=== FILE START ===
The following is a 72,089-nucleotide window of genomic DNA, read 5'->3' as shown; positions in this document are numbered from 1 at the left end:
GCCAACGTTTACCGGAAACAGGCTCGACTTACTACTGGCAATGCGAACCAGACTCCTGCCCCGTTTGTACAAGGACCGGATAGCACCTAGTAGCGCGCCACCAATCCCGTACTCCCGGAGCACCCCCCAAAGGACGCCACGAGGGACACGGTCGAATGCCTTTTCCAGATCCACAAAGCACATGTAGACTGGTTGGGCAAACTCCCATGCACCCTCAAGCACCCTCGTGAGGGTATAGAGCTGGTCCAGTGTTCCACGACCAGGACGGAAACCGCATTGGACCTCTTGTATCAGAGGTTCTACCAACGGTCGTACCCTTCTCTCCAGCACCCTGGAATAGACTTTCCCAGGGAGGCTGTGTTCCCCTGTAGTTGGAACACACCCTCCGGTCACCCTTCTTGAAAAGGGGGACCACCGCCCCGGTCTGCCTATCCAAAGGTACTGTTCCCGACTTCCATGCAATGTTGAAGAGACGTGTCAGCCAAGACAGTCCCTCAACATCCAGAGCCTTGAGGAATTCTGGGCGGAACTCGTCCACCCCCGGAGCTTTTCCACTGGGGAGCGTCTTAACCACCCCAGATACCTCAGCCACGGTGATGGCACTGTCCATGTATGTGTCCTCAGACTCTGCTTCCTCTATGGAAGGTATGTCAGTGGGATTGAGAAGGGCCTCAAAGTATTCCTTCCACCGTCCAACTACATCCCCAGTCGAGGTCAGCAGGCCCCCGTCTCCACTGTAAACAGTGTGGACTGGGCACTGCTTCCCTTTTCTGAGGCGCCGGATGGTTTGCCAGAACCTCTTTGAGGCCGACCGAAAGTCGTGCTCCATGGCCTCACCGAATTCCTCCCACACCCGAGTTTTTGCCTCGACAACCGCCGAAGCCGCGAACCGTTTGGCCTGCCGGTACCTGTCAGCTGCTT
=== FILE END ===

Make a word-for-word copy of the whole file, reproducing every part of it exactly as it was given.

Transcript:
The following is a 72,089-nucleotide window of genomic DNA, read 5'->3' as shown; positions in this document are numbered from 1 at the left end:
GCCAACGTTTACCGGAAACAGGCTCGACTTACTACTGGCAATGCGAACCAGACTCCTGCCCCGTTTGTACAAGGACCGGATAGCACCTAGTAGCGCGCCACCAATCCCGTACTCCCGGAGCACCCCCCAAAGGACGCCACGAGGGACACGGTCGAATGCCTTTTCCAGATCCACAAAGCACATGTAGACTGGTTGGGCAAACTCCCATGCACCCTCAAGCACCCTCGTGAGGGTATAGAGCTGGTCCAGTGTTCCACGACCAGGACGGAAACCGCATTGGACCTCTTGTATCAGAGGTTCTACCAACGGTCGTACCCTTCTCTCCAGCACCCTGGAATAGACTTTCCCAGGGAGGCTGTGTTCCCCTGTAGTTGGAACACACCCTCCGGTCACCCTTCTTGAAAAGGGGGACCACCGCCCCGGTCTGCCTATCCAAAGGTACTGTTCCCGACTTCCATGCAATGTTGAAGAGACGTGTCAGCCAAGACAGTCCCTCAACATCCAGAGCCTTGAGGAATTCTGGGCGGAACTCGTCCACCCCCGGAGCTTTTCCACTGGGGAGCGTCTTAACCACCCCAGATACCTCAGCCACGGTGATGGCACTGTCCATGTATGTGTCCTCAGACTCTGCTTCCTCTATGGAAGGTATGTCAGTGGGATTGAGAAGGGCCTCAAAGTATTCCTTCCACCGTCCAACTACATCCCCAGTCGAGGTCAGCAGGCCCCCGTCTCCACTGTAAACAGTGTGGACTGGGCACTGCTTCCCTTTTCTGAGGCGCCGGATGGTTTGCCAGAACCTCTTTGAGGCCGACCGAAAGTCGTGCTCCATGGCCTCACCGAATTCCTCCCACACCCGAGTTTTTGCCTCGACAACCGCCGAAGCCGCGAACCGTTTGGCCTGCCGGTACCTGTCAGCTGCTT